Dan's friend Diz Schimke has lived here all his life, a descendant of the Pocock family on his mother's side. His grandfather on that side, Claude Pocock, is still living and recently turned 98, along with his great-great uncle, Homer Allwood, who is a few months later. Diz owns property on Bow Hill and just east of the railroad tracks on Cattail Lane, and he has tramped across almost every acre of the environs, both as a child and as an adult. He also carved out a narrow gauge railroad that runs around the perimeter of the beautiful ranch off Colony Road that he and his wife Vicky cleared from second-growth forest and brush land, but that is for an upcoming story. We especially appreciated his keen eye last weekend when he pulled over on the side of the road due north of Bow, on the way to Blanchard and pointed to a lone Holly tree on the east side of the tracks. "When I was a kid," he said with a smile, "a bunch of us would follow the old paved road that was almost overgrown with briars and blackberries and play around that holly tree where ancient headstones marked the early cemetery where local families and Equality Colony residents buried their dead even before the Bow Cemetery was opened."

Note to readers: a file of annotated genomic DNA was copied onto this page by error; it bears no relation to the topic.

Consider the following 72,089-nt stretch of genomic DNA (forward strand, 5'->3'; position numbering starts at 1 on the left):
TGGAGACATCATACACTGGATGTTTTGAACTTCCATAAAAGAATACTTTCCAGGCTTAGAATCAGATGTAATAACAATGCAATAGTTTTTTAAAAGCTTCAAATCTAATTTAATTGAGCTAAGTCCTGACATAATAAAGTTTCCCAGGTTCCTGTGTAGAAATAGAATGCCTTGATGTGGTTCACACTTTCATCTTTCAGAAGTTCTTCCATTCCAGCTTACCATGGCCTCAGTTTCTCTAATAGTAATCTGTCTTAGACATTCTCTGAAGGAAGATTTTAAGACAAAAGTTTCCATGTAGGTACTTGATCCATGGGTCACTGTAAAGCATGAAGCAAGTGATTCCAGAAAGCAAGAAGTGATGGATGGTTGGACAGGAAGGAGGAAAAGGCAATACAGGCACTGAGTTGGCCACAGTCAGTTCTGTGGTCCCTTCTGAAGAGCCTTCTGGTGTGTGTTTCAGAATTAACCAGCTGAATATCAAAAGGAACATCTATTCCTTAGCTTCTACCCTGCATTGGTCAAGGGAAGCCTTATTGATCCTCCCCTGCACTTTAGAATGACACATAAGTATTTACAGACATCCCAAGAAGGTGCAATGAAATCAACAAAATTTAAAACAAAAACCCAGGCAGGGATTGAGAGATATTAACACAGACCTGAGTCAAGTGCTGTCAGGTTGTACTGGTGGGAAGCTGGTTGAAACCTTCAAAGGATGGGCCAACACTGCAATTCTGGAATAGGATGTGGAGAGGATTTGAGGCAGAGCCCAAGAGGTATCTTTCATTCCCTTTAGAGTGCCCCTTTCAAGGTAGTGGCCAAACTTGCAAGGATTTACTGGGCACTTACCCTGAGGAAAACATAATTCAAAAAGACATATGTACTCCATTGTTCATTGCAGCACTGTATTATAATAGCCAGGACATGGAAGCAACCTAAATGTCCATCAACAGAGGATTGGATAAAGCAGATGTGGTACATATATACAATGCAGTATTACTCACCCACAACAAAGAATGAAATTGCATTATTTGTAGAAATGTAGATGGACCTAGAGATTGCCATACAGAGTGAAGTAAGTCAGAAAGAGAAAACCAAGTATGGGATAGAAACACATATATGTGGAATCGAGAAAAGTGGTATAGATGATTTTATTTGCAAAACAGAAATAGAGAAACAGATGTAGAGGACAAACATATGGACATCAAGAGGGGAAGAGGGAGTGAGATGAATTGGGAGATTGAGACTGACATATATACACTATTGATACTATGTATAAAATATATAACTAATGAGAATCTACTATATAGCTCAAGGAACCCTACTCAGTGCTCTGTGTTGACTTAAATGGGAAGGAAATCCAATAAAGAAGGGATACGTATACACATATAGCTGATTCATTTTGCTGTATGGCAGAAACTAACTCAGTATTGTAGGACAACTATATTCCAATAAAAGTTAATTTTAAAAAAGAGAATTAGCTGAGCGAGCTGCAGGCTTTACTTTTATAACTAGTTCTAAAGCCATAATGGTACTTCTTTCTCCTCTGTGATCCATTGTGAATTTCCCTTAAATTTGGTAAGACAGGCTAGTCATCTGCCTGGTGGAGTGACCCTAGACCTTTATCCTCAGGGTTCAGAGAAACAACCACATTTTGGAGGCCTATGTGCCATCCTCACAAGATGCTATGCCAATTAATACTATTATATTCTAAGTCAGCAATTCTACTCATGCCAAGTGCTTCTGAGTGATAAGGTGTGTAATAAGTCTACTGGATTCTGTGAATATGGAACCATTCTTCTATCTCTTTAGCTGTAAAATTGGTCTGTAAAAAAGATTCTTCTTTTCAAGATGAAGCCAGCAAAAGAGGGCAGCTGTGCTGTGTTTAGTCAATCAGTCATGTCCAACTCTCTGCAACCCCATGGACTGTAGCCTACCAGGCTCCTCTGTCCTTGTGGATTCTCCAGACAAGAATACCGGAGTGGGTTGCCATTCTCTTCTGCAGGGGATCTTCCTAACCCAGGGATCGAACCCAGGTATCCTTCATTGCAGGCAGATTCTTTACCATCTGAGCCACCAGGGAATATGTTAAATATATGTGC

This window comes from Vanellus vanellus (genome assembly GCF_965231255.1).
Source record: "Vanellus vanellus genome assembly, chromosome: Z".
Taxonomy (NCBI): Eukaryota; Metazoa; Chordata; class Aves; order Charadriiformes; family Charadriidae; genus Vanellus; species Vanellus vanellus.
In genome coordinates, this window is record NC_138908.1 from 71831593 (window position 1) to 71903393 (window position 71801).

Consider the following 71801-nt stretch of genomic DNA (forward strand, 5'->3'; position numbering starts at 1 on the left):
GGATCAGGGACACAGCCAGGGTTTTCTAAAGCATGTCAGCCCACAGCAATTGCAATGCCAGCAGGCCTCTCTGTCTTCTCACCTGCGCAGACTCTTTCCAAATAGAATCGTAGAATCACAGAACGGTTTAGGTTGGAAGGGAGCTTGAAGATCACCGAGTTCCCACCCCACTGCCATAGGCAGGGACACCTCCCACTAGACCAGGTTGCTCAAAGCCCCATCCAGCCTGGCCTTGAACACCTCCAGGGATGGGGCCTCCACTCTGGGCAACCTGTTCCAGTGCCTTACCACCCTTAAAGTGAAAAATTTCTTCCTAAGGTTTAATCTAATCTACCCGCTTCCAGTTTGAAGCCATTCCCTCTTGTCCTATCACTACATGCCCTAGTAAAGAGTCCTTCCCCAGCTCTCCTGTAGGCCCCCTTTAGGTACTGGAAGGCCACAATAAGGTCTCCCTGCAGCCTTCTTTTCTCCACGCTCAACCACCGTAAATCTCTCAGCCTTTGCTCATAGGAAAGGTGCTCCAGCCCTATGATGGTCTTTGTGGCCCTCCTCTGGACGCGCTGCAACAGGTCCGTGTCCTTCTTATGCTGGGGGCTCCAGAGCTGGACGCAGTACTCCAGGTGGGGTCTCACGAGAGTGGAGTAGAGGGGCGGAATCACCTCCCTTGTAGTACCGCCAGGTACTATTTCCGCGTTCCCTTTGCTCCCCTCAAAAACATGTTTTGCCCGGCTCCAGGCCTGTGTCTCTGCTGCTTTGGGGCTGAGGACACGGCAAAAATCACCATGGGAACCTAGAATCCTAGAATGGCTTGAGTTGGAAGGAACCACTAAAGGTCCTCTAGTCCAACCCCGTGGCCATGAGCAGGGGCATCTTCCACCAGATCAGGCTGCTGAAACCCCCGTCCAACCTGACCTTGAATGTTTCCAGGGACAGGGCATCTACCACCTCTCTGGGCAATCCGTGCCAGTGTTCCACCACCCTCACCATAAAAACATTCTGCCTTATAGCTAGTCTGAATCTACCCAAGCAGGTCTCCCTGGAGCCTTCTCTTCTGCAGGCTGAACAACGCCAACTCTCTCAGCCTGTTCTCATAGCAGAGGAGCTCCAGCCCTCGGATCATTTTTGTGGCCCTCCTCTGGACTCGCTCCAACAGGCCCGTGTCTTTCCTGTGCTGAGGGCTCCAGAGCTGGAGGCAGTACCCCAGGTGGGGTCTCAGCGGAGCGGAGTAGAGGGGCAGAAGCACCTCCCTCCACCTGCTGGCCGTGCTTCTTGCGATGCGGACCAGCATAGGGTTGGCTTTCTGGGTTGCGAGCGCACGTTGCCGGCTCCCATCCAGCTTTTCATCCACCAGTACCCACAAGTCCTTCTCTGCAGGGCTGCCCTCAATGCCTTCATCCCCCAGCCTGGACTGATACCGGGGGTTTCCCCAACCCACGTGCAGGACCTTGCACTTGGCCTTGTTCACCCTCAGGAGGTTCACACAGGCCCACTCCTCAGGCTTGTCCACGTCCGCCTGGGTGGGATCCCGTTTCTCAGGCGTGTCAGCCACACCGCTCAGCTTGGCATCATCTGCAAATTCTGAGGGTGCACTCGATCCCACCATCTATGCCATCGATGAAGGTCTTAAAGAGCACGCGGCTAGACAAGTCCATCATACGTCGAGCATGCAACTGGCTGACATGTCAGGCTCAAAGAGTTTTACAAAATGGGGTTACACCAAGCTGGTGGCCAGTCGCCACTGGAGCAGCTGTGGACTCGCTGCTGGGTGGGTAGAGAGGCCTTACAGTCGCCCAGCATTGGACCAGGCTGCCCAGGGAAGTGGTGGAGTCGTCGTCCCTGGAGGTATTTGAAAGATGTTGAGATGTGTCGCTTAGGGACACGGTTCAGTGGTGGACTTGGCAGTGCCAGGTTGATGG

While sharing this information with our readers, we strongly urge you to contact Dan if you have suggestions or if you can help and so that you and your family can observe how just plain folks can discover and record their local history and keep landmarks away from the grim reaper. You will find contact information below. Meanwhile, Miller describes the original building. At the top of the story and below, you will see the photos that he references. The top photo and the one to the left are two views of how the general store building looks today. The third photo of the Shadle Meat Market shows part of the original general-store building to the left. The fourth photo of Bow's very early days shows the building on the right. The bottom photo shows the interior of the building.
      "The general store dates from about 1900 and it used to be two stories high with a big facade, but the last owner took off the second floor and put on the shed-roof in about 1970," Miller explains. "It has a foundation and needs windows and cosmetic work but is structurally sound. I Don't know of any old photos of the store but in the Northwest Skagit Advocate article on Bow in the exterior picture of the Shadle Brothers Meat Market. (Photo 3 below). You can also read more about the buildings in our four-part article about the Northwest Skagit Advocate, Bow's 1908 newspaper, in Issue 33 of our Subscribers Edition). .It is just visible on the left. Also in the old Roger Fox picture of Bow, it is the tallest building on the right side of the street behind Shadle's Meat Market (Photo 4 below). Also; in the (bottom photo) is an interior picture of the store. It would be a shame to see the old store torn down since it is the last remaining original store in Bow. I will keep working on finding a way to keep it from being torn down."